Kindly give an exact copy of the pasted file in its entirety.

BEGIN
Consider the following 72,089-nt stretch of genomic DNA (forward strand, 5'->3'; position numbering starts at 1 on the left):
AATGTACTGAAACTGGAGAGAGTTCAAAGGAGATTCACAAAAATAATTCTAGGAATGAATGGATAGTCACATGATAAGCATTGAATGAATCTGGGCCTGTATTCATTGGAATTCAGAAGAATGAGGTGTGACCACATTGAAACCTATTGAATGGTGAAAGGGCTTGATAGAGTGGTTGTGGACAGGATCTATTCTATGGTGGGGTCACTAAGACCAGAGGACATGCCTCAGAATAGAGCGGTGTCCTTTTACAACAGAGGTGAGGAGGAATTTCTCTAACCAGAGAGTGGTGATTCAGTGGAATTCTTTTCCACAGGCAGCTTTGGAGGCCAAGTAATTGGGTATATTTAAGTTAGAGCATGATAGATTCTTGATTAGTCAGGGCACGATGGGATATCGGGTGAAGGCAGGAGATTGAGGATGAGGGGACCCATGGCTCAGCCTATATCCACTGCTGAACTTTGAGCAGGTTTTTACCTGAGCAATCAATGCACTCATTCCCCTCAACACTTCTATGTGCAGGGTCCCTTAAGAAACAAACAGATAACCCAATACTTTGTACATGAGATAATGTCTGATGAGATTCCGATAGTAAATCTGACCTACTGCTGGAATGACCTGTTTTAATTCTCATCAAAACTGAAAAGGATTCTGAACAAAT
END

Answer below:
Consider the following 72,089-nt stretch of genomic DNA (forward strand, 5'->3'; position numbering starts at 1 on the left):
AATGTACTGAAACTGGAGAGAGTTCAAAGGAGATTCACAAAAATAATTCTAGGAATGAATGGATAGTCACATGATAAGCATTGAATGAATCTGGGCCTGTATTCATTGGAATTCAGAAGAATGAGGTGTGACCACATTGAAACCTATTGAATGGTGAAAGGGCTTGATAGAGTGGTTGTGGACAGGATCTATTCTATGGTGGGGTCACTAAGACCAGAGGACATGCCTCAGAATAGAGCGGTGTCCTTTTACAACAGAGGTGAGGAGGAATTTCTCTAACCAGAGAGTGGTGATTCAGTGGAATTCTTTTCCACAGGCAGCTTTGGAGGCCAAGTAATTGGGTATATTTAAGTTAGAGCATGATAGATTCTTGATTAGTCAGGGCACGATGGGATATCGGGTGAAGGCAGGAGATTGAGGATGAGGGGACCCATGGCTCAGCCTATATCCACTGCTGAACTTTGAGCAGGTTTTTACCTGAGCAATCAATGCACTCATTCCCCTCAACACTTCTATGTGCAGGGTCCCTTAAGAAACAAACAGATAACCCAATACTTTGTACATGAGATAATGTCTGATGAGATTCCGATAGTAAATCTGACCTACTGCTGGAATGACCTGTTTTAATTCTCATCAAAACTGAAAAGGATTCTGAACAAAT